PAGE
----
So there I am, standing in line at the post office, watching the ubiquitous television silently running through the standard montage of daily disasters. Homes falling into rivers, people being mugged on security cameras, twenty car pileups on the highway, and on.
Just another day among my fellow citizens in the public square. And I ask you: Is this information we need to help us build fulfilled lives? Does it better our democracy?
No. It’s cheap entertainment. And since it comes by way of other people’s misery, (hurricanes, floods, unsolvable dilemmas), it’s entertainment at another’s expense, and for cable news profits.
That, dear readers, is called exploitation.
About a year back I had to go to the local cable TV store, the place where you exchange a busted remote or set-top box. And there they were: Three TVs tuned to Lifetime, keeping the folk well sedated during the wait, I suppose. They were running some sappy “romance” movie, and a woman was being raped and beaten while we stood there watching.
It was the most surreal event you can imagine – not just because a woman was being sexually abused before our eyes, but that most people yawned and scratched themselves as if nothing was wrong with it.
Why is it OK that people are raped, pillaged and beaten across 500 channels all day long and it’s OK with us? What’s happened to our sense of perspective? And why must we – and our kids – be subjected to this junk at public spaces? More and more you run into television intruding onto our public world. My bank’s got them, the doctor’s office uses them, even the diner I used to like put them up. We don’t eat meals in my house with the television on; why would I go to a restaurant to sit dumbly in front of one there?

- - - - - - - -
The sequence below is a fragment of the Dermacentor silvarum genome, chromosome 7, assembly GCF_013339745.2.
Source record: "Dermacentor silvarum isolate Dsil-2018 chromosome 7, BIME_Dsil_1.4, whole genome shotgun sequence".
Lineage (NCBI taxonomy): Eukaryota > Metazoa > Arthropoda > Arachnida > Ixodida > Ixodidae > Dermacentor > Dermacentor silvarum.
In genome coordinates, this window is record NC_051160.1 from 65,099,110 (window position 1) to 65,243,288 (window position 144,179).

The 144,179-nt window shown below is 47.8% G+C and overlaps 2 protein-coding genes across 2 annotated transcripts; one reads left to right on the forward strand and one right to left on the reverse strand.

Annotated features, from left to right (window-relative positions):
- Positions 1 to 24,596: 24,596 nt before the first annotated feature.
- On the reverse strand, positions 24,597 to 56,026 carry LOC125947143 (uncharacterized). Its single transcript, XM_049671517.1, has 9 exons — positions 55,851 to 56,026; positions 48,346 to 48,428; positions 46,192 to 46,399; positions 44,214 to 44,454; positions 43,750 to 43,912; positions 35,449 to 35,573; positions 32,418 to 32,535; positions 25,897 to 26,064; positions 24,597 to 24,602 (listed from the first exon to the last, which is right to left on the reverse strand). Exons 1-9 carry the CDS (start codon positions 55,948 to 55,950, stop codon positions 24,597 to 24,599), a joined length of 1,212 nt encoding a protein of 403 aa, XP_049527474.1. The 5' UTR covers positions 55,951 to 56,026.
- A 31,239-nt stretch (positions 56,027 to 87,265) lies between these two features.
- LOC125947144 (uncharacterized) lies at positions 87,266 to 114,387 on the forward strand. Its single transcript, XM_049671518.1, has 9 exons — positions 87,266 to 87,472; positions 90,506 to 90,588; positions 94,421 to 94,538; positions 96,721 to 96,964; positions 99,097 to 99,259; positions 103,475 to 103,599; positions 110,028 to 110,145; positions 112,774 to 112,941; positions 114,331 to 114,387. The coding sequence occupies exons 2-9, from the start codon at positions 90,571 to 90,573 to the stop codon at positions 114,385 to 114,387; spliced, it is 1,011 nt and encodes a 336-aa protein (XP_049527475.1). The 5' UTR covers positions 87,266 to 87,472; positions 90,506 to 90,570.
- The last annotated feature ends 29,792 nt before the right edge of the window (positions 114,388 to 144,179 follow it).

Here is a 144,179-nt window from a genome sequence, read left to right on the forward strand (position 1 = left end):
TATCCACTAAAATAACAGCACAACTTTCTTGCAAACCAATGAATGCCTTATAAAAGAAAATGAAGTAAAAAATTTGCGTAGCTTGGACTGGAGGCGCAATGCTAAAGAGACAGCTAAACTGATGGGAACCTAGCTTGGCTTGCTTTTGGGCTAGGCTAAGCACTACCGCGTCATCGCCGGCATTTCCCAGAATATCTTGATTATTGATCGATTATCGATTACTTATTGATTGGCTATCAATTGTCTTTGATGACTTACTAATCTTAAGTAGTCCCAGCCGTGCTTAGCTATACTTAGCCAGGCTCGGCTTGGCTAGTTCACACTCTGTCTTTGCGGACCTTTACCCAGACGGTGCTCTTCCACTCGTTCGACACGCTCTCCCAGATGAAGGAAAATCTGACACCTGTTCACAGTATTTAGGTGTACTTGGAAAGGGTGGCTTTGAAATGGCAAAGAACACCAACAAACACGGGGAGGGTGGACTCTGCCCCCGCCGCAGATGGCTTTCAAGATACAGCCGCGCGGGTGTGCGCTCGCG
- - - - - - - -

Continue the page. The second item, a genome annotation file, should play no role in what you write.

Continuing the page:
This is one of those political arguments that transcends party. Right-wing, left-wing, we ought to all feel outrage over the excesses of commercial entertainment and its intrusion into our private lives. (And if you want some warm and fuzzies check out Mr. Obama’s eloquence on media and kids here.) That’s why I also love organizations like White Dot, in the UK, a country which frankly is miles ahead of the US in terms of recognizing the negative impact of media on our lives. You can even choose a “media-free” car on the London-Heathrow train. Imagine that.
I think the awareness in the US is starting to jell. Although – sadly – the website for TVTurnoff appears to have gone dark, the Center for Screen Time Awareness seems to have picked up the slack. (If anyone has information on either of these sites, please let me know.) Many people I know profess embarrassment at watching TV, a welcomed sign-of-the-times. Still, the next time you enter a public space and there’s a TV blaring away, just zap the thing with your TV-B-Gone. And help bring a little more peace into the world.
June 16, 2008 | Filed Under Living Now |